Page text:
There are plenty of red flags that a company will soon go belly up: late paychecks, increases in HR funding, secret meetings among top managers, denials of layoff rumors (no rumor is true until denied), and so forth.
One of the best (and least understood) early-warning signals is a short email that contains what seems to be a reasonable request: an appeal to spend less money on office supplies--specifically paper clips--with a request to recycle them if possible.
There are two reasons this seemingly innocent email is so ominous.
1. It's stupid.
Let's do the math!
Purchased retail from Amazon, paperclips cost $5.39 per thousand, so a single paper clip costs $.005. Purchased in bulk, the cost is around half that, approximately $.0025
An average white-collar employee makes $50,000 a year and therefore, with overhead, costs about twice that: around $100,000 a year. Such an employee working 50 50-hour weeks costs the company about a penny per second.
Therefore, asking an employee to spend a single second thinking about recycling a paper clip has an annual Return on Investment of -98.47 percent--a slightly better ROI than flushing money down the toilet.
Since the math is so ridiculous, it's not hard to reconstruct how the decision to send the email was made. Top management looked at a PowerPoint roll-up of the company's office supply spending, thought the number seemed too large, and decided to economize.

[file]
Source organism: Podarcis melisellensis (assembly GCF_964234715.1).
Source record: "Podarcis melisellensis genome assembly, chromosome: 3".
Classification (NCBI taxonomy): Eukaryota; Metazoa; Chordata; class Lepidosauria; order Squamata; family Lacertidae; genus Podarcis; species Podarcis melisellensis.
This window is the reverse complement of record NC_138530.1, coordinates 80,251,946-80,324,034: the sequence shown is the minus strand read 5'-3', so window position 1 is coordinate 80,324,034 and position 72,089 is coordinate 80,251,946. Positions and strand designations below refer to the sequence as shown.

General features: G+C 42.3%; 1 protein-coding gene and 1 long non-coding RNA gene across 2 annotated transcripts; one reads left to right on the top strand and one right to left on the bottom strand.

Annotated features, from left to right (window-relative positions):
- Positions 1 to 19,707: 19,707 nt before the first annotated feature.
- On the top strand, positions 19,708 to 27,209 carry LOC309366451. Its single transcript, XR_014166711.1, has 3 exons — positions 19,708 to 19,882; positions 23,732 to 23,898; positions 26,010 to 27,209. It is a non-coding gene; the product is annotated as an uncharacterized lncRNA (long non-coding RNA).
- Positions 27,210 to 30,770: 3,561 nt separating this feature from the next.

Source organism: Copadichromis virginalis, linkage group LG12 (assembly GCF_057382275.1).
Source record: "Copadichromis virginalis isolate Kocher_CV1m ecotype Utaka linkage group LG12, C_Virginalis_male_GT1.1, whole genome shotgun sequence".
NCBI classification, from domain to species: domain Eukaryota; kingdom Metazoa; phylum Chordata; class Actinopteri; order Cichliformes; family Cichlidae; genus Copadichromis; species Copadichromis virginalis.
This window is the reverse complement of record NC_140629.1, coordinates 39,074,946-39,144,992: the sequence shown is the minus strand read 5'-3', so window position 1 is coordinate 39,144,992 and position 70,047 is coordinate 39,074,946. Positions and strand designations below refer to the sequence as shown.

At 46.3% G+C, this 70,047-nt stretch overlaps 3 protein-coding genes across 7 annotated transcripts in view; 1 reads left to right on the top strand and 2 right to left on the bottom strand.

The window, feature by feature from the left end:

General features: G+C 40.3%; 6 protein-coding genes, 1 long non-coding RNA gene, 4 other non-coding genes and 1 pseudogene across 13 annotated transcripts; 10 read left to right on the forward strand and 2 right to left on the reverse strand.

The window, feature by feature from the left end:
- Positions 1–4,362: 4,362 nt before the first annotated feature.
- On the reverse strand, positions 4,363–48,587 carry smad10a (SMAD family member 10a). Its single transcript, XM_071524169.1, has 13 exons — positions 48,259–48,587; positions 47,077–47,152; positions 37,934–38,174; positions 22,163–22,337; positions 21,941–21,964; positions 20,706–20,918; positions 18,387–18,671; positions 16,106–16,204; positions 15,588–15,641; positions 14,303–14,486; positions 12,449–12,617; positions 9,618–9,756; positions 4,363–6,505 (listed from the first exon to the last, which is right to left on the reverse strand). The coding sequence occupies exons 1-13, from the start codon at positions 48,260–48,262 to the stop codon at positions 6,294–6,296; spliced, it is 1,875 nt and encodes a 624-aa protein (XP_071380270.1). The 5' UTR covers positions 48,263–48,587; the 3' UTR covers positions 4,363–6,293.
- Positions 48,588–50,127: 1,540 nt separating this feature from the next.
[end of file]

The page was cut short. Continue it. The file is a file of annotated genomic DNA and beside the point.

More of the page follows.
In other words, your company's top management cannot do simple math. This bodes ill for the company's survival.
2. It's desperate.
But let's suppose, for the sake of argument, that top management can and did do the math and then concluded that sending the email made financial sense.
This means they're willing to put the company's long-term future (presumably what the high-cost employees are working upon) on hold to save a small amount of money in the short term.
They would only do that if they felt the company's long-term future was meaningless unless the company solves a short-term problem with cash flow.
Again, this bodes ill for a company's survival.
As it happened, I received a version of this deadly email twice. In both cases it preceded, by about six months, a series of massive and debilitating layoffs, from which neither company recovered.
So be forewarned.